Autumn Sky Poetry . . . Number 16 . . .


     by Robert Wexelblatt

Raindrops strike the island leaves like toddlers'
fingers on innumerable keys:
passion piano, fury forte. In her
bedroom his mistress uncrosses her legs,
lights up a cigar, and scribbles another
thirty pages on free love—to put down
her conscience perhaps, because, comme les bourgeois,
she believes productivity justifies

     Chopin had small hands, but then the keys
were smaller too.  When did pianos grow big
keys, and why?  The way Rubinstein plays you
think this has got to be what Chopin heard
as he sat, coughing and calculating,
heard with full heart just before, with precise
pen, he set down these diaphanous dances
for Franco-Polish nymphs.

                                       The first he wrote
in mother's Warsaw, three years before he
moved to papa's Paris to triumph as
the delicate lion of the salons,
irresistible with his comme-il-faut
name and accent séduisant. Twenty years
later came the last.  A whole career of
moods realized for the rising breasts of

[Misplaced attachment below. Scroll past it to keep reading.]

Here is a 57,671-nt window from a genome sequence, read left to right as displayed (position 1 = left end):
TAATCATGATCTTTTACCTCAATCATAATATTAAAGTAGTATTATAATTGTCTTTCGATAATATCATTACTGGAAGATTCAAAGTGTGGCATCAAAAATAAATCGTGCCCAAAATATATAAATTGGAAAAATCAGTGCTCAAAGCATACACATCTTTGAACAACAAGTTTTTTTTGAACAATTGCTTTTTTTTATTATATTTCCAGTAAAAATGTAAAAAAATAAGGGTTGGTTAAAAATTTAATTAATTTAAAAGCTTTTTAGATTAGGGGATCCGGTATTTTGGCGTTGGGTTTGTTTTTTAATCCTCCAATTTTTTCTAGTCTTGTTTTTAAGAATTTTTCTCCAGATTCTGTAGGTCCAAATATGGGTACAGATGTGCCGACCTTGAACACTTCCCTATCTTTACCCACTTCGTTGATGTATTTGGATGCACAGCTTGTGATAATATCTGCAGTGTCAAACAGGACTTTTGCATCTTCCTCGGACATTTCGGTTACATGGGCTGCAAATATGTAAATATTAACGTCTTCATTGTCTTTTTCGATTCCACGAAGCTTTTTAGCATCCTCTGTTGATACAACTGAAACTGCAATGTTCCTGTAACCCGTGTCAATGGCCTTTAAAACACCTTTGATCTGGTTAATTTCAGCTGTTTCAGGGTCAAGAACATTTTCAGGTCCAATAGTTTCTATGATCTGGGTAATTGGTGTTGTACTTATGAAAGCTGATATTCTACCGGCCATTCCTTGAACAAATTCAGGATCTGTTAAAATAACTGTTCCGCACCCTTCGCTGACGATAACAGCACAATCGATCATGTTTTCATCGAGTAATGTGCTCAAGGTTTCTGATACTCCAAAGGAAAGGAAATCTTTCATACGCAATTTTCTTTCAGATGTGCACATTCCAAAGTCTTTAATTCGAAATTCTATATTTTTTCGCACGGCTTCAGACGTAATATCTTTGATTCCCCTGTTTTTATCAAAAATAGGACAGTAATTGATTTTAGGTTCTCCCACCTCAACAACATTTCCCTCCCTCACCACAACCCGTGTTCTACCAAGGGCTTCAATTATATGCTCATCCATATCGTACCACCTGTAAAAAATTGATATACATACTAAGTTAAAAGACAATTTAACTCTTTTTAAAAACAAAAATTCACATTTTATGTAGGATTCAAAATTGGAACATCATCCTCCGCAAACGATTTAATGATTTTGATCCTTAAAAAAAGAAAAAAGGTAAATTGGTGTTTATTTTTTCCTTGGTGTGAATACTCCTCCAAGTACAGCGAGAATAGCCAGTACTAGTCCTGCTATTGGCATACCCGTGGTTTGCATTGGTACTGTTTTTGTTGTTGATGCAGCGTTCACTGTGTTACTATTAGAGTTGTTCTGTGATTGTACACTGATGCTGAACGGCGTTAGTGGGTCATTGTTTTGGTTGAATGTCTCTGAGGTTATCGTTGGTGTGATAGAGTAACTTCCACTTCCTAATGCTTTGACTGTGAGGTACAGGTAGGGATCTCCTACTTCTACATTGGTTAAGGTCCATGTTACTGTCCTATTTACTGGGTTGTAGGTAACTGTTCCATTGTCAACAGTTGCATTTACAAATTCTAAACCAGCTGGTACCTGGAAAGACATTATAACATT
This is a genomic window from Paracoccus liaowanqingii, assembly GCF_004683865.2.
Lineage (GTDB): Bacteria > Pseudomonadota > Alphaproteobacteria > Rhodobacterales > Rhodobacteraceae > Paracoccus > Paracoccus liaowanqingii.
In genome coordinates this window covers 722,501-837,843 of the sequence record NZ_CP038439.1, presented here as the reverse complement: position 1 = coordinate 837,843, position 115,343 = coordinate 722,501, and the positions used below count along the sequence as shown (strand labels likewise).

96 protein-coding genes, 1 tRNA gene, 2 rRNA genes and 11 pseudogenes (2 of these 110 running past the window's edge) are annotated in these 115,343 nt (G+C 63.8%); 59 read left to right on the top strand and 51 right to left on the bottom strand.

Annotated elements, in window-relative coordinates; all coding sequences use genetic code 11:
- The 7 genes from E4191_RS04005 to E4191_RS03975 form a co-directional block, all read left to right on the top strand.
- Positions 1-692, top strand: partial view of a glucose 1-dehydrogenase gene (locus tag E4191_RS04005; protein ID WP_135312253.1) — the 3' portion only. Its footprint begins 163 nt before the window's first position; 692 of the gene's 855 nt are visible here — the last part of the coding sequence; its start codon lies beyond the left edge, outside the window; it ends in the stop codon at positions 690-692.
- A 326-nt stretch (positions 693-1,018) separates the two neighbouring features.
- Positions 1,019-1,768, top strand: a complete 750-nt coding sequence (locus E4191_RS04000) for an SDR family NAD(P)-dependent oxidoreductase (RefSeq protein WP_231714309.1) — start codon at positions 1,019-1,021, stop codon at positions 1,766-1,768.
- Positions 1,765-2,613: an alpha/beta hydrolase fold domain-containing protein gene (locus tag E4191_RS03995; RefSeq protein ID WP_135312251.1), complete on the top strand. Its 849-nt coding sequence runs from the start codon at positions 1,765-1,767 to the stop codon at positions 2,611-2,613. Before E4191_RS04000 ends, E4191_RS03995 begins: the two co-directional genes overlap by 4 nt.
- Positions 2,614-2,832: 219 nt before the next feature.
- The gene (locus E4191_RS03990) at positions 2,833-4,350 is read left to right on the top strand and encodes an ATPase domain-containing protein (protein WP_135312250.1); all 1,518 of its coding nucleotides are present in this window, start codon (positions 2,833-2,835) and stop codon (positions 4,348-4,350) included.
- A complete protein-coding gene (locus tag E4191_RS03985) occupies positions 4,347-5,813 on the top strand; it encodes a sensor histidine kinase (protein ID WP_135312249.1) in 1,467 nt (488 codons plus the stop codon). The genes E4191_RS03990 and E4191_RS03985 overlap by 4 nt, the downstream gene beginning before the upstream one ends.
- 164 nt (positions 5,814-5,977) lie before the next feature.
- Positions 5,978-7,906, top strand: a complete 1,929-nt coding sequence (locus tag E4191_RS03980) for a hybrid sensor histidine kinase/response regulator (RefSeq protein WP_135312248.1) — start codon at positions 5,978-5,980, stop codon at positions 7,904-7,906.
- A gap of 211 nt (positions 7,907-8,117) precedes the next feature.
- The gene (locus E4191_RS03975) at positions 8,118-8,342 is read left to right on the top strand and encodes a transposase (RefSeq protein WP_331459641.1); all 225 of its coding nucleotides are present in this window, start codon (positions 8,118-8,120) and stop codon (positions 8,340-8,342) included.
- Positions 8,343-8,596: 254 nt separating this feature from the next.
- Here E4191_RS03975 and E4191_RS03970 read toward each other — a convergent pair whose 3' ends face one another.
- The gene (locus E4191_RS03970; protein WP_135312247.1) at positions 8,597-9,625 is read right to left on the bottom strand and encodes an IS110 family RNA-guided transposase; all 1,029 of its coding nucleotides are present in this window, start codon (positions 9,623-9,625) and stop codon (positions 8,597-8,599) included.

les femmes romantiques, those for whom mornings
are banal, erecting iron armatures
festooned with feathers.

                                     The beauty of illness
is rarified but persuasive. Is it
the fatality of his sickness we
hear that makes health feel coarse and daylight crude?

Robert Wexelblatt is professor of humanities at Boston University’s College of General Studies. He has published essays, stories, and poems in a wide variety of journals, two story collections, Life in the Temperate Zone and The Decline of Our Neighborhood, a book of essays, Professors at Play, and the novel Zublinka Among Women, winner of the First Prize for Fiction, Indie Book Awards, 2008.

© 2010 Robert Wexelblatt